Firewood Business A Boon To Oregon Logger When Wet Ground Slows Work

by | Jul 1, 2023 | 2023, DIY, Small Scale, July/August, TimberWest Magazine

VERNONIA, OREGON – Logger Mike Pihl credits his Tajfun RCA firewood processor with helping to keep his company alive during a recent wetter than normal winter. When logging was slow, he could count on the processor to make enough firewood to keep the company afloat.

“It’s an amazing machine,” said Pihl. “I used to cut firewood by hand all the time just because I’m a typical logger and can’t sit still. But as you get older, you start thinking that you can only do this stuff for so long. And that firewood processor has been a game changer.”

The RCA firewood processor, manufactured by Tajfun, has a live deck infeed that takes the log into the machine, cuts it to firewood length, splits the round, and loads the pieces into a trailer via an attached conveyor. A single joystick controls the live deck, bar saw, splitter and conveyor, which makes it easy to use.

Pihl uses the firewood processor – which he purchased about two years ago – to help clean up logging jobs, leaving no trace behind and getting the most out of the land. The low-grade logs are hauled to a company yard where the machine is set up under a roof. It doesn’t matter what species it is; it goes through the processor. He sells the firewood, green or dried, to distributors and direct to homeowners and uses this portion of his business for fill-in work. He sells an average of about 500 cords per year. He recently built a shed to store and dry about 10 percent of the firewood. The rest sits outside, weathered by the elements.

The Tajfun RCA machine is Pihl’s first firewood processing machine. He used to do all the work by hand. He sold so much firewood he finally realized he needed to find another way to keep up with the demand. A fellow logger with a Tajfun RCA machine came to help him one day, and Pihl was sold. He purchased the next bigger size machine and hasn’t looked back. The processor can cut and split two and a half cords in a little less than an hour.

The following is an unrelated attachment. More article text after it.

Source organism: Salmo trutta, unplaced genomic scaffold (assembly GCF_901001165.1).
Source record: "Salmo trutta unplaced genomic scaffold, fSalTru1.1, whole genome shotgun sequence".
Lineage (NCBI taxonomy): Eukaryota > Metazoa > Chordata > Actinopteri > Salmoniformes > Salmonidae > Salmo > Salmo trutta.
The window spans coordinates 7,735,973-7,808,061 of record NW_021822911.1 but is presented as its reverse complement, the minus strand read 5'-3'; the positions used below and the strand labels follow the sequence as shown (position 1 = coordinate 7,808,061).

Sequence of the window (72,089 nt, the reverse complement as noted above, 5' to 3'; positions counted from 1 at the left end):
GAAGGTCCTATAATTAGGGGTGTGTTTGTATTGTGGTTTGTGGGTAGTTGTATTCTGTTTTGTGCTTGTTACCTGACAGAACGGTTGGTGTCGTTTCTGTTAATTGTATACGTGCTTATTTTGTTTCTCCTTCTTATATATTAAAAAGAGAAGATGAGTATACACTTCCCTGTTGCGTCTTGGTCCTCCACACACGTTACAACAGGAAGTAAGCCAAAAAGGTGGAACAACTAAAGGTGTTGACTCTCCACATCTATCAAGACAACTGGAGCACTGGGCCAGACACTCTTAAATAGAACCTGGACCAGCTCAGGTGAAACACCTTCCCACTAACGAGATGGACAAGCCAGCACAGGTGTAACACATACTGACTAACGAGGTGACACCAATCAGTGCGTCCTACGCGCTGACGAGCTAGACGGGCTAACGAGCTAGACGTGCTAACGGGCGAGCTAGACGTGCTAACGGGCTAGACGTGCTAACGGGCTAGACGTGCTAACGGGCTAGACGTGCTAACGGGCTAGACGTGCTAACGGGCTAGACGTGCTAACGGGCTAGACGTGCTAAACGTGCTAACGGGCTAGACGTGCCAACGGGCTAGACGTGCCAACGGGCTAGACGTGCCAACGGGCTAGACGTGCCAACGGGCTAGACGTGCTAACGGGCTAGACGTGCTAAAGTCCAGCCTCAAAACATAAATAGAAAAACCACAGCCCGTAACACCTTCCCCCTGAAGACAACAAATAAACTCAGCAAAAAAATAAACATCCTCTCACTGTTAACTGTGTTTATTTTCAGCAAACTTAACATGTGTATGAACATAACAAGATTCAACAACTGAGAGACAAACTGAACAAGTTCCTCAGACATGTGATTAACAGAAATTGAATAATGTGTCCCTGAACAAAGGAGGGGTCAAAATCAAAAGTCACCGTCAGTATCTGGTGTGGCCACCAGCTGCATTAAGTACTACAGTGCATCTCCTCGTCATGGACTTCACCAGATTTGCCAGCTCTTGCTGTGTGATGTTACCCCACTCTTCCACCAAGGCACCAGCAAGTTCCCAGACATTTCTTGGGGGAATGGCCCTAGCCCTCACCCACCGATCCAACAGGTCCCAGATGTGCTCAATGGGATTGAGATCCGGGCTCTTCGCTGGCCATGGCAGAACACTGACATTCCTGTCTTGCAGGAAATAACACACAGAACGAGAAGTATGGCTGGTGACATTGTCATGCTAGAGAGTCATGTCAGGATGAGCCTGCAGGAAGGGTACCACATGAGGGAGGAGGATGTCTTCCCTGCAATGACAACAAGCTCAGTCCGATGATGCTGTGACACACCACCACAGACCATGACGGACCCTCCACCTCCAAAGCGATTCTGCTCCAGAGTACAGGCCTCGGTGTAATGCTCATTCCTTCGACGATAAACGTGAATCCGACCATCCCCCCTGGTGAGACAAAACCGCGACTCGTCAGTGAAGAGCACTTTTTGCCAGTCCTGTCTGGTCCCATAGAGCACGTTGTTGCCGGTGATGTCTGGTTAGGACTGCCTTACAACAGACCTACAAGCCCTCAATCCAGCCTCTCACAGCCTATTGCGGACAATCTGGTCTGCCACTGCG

Tajfun manufactures RCA firewood processors in Slovenia. The machines are distributed in America by Tajfun USA, which is represented by a number of dealers in the Northwest U.S. Tajfun RCA firewood processors are powered by tractor PTO; Tajfun also offers a Kohler 35 hp gasoline engine to power the machines.

Pihl Logging

Kubota mini-excavator is used to load logs onto the infeed deck of the RCA firewood processor at Pihl Logging’s firewood yard.

Pihl’s Tajfun RCA firewood processor is powered by a separate engine. He appreciates the speed and the durability of the machine. “It’s extremely dependable, and when we’ve had breakdowns (very few) we have a great rep to work with, and the parts are shipped immediately.”

Pihl Logging is a well-respected fixture in Vernonia in northwest Oregon, not quite 50 miles northwest of Portland. The company employs 15 people, a number that Pihl is comfortable with. He likes the small size so he can have a personal relationship with each employee, some of whom have been with him for over 35 years. His daughter, Lindsay, runs the office and his son, Daniel, is a timber cutter.

Pihl started working in farming and paid cash for his first tractor when he was 15. The son of a circuit court judge and a school nurse, he logged or farmed neighboring properties but dreamed of being a full-time logger. He quit farming and went up to southeast Alaska to work in logging. He saved money while working there, came back to Oregon at age 22, and paid cash for his first yarder. He still loves the work all these years later. “I dream about logs,” he said.